One more note. It is fashionable on the Left to label anyone who disagrees with politically correct ideology as evil. President Bush was called evil. There is a scripture that foretells of days when evil will be called good and good evil. To even imply that President Bush was evil is atrocious and diminishes true evil. I actually think that those on the Left have an easy time bandying about such terms because they don’t really believe in the concept of good and evil, but that know people on the Right do. So, calling President Bush evil is really about impugning believers–poking fun at their simple-mindedness.
But who is simple minded? Running away from the notion of evil lands a person in a place where engaging it is “rational”. Roger Simon asks incredulously, after meeting Ahmadinejad, “This was the guy that my president wanted to talk with?” Yes. Because evil doesn’t exist. Evil is the same sort of superstitious notion as ghosts and angels.
The evil count on this denial. The evil count on the weak and faithless to cower behind intellectualism and rational thought. Only those willing to name evil are willing to fight it.
Believing isn’t for sissies. It’s challenging, paradoxical and yes, nuanced. Does evil exist? Yes. Thankfully, so does Good.
Overweight people eat more than thin people and are more likely to travel by car, making excess body weight doubly bad for the environment, according to a study from the London School of Hygiene & Tropical Medicine.
“We need to be doing a lot more to reverse the global trend toward fatness, and recognize it as a key factor in the battle to reduce (carbon) emissions and slow climate change,” the British scientists said.
They estimated that each fat person is responsible for about one tonne of carbon dioxide emissions a year more on average than each thin person, adding up to an extra one billion tonnes of CO2 a year in a population of one billion overweight people.
Environmentalism is the new religion. And now, the amen pew will be shaming the gluttons. For being so open-minded the Left sure sounds like a bunch of old ladies at a prohibition meeting.
I hate cults.
Let’s just get that out of the way–whether it’s the ideology that encourages psychos in a compound to impregnate minors or convinces otherwise seemingly rational people that aliens gave diseases to earth dwellers or assures people that Gore is going to save the world one glorious carbon swap at a time–I hate cults. There are many reasons to hate them and the leaders that get rich off the followers of the ideology. Mostly, I hate cults because people cede their power and potential to another person or group and often drag innocent people (children) along with them in their craziness.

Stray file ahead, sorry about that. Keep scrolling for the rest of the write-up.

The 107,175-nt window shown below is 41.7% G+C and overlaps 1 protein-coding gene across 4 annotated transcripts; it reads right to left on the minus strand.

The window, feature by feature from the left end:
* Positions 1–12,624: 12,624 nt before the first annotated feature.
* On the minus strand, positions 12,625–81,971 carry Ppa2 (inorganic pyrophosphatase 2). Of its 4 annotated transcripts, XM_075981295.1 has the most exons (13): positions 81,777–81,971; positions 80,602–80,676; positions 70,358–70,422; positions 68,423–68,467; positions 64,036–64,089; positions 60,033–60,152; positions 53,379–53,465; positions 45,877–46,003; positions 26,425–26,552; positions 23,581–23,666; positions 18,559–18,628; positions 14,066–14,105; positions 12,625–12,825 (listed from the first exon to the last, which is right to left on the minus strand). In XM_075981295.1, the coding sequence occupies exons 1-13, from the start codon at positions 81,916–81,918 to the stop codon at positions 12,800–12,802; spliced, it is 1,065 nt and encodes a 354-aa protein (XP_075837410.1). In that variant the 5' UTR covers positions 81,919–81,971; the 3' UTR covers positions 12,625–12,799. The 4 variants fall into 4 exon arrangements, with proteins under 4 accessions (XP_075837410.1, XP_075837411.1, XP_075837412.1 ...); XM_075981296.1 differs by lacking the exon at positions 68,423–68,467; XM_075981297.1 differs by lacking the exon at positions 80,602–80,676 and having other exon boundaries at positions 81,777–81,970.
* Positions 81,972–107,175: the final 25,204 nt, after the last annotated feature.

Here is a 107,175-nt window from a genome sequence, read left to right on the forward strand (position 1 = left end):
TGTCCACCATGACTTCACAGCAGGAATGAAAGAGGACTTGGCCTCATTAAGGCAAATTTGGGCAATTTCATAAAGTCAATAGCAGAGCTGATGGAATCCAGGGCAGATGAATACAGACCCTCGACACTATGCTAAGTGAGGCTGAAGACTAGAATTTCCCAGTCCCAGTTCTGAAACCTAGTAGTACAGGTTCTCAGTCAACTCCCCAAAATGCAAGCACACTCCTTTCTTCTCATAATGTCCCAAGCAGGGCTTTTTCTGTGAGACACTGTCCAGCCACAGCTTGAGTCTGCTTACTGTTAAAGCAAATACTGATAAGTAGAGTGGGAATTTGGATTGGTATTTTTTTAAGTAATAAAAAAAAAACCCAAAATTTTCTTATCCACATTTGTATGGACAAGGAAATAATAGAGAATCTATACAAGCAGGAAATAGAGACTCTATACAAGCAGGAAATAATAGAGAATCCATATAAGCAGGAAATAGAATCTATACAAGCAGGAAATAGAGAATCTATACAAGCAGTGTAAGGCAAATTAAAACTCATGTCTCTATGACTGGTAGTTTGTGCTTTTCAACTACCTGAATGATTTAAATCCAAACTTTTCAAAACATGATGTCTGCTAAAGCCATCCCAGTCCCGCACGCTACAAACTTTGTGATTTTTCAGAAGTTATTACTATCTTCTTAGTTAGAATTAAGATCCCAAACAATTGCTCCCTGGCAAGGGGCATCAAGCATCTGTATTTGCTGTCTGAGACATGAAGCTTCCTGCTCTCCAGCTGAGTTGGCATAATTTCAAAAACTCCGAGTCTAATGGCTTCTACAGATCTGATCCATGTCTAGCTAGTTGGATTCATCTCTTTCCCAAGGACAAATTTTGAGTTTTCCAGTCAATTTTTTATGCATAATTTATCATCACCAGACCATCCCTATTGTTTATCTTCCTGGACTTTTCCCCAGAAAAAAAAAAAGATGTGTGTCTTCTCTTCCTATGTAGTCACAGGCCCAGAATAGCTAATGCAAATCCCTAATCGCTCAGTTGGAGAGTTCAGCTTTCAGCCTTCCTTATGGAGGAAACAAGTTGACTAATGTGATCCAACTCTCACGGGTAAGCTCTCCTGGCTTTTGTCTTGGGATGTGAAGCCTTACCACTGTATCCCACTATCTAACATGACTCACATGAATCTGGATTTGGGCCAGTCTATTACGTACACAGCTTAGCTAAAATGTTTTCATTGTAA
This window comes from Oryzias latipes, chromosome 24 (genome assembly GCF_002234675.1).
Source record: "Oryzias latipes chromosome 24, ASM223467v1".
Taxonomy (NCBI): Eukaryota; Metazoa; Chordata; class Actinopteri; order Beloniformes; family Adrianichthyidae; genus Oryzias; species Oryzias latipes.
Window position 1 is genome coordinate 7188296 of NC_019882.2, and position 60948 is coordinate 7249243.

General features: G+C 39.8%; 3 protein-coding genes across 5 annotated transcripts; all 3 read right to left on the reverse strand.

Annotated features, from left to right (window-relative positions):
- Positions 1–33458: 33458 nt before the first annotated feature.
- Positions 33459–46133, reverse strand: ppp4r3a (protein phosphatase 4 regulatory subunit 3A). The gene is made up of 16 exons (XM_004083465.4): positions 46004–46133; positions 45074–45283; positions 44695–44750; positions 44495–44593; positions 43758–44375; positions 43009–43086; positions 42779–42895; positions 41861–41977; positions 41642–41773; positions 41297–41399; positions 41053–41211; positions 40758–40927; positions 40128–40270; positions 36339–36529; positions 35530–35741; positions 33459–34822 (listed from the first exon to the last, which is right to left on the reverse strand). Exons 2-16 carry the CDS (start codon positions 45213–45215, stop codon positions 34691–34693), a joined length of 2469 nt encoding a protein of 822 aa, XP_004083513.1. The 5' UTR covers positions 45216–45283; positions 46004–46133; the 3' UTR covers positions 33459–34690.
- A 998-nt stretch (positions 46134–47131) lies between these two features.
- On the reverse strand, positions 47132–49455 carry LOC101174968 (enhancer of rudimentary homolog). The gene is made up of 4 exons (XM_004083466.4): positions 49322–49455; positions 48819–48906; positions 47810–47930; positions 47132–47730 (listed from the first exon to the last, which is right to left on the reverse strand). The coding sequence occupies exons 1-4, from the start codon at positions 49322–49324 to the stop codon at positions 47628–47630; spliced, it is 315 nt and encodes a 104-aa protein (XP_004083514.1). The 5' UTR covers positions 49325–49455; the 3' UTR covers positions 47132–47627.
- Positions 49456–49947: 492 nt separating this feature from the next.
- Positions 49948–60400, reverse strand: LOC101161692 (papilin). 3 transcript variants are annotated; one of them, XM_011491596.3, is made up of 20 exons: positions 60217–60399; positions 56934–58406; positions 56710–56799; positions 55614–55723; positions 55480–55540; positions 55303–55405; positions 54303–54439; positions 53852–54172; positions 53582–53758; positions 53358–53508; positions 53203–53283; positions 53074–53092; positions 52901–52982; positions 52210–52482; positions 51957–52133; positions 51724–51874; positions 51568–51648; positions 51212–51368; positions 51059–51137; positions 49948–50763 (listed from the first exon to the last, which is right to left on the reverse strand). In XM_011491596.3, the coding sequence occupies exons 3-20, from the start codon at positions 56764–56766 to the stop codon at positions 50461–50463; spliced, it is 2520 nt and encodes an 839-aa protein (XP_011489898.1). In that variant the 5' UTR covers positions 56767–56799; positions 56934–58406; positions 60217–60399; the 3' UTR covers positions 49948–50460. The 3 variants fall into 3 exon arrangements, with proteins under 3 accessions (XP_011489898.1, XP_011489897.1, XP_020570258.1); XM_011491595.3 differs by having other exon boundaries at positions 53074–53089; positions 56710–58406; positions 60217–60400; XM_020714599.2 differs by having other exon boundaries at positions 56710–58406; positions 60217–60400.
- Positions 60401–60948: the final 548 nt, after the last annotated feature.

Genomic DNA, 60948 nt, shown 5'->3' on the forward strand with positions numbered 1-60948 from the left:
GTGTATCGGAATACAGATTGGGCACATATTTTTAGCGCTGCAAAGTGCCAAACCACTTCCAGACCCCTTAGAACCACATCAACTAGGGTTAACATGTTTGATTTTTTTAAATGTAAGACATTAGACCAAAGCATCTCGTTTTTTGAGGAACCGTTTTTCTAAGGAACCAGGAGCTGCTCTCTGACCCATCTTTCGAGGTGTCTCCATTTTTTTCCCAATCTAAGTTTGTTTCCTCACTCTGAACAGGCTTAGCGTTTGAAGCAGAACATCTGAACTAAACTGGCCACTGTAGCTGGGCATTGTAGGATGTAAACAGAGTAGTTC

Here’s the thing, though. This is America. People are free to do what they damn well please as long as it’s legal. And because the line between cults and corporations or churches or groups is so fine, I’d rather err on the side of the individual to choose his own crazy. State-mandated “sanity” is its own crazy cult and I want even less a part of that than some insane idea cooked up in a basement somewhere.
That preamble brings me to Scientology and the death of John Travolta and Kelly Preston’s son, Jett Travolta. The death of Jett Travolta is a tragedy. It is a family tragedy. It is a personal tragedy. I might not agree with their family’s “religion”, but it is none of my business and it’s no one else’s either.
The fact that the Travolta’s son might have had autism and that the Church of Scientology doesn’t recognize the illness does not matter. Science has little of value to help families of autistic children so the diagnosis is nigh to irrelevant. If the family doesn’t want the label, who cares? Science fiction has about as much to help an autistic family as science. Right now, the best families can do is to love their kids and give them intense one-on-one education–something the Travoltas did (home schooling is very one-on-one).
Americans are free. They are free to be stupid. Parents are free to educate their children in a manner they see fit. They are free to go to the church and associate with whom they desire. And people are free to not accept a diagnostic label, even if it means they’re in denial, when the diagnosis yields little benefit (if any) and treatments are elusive.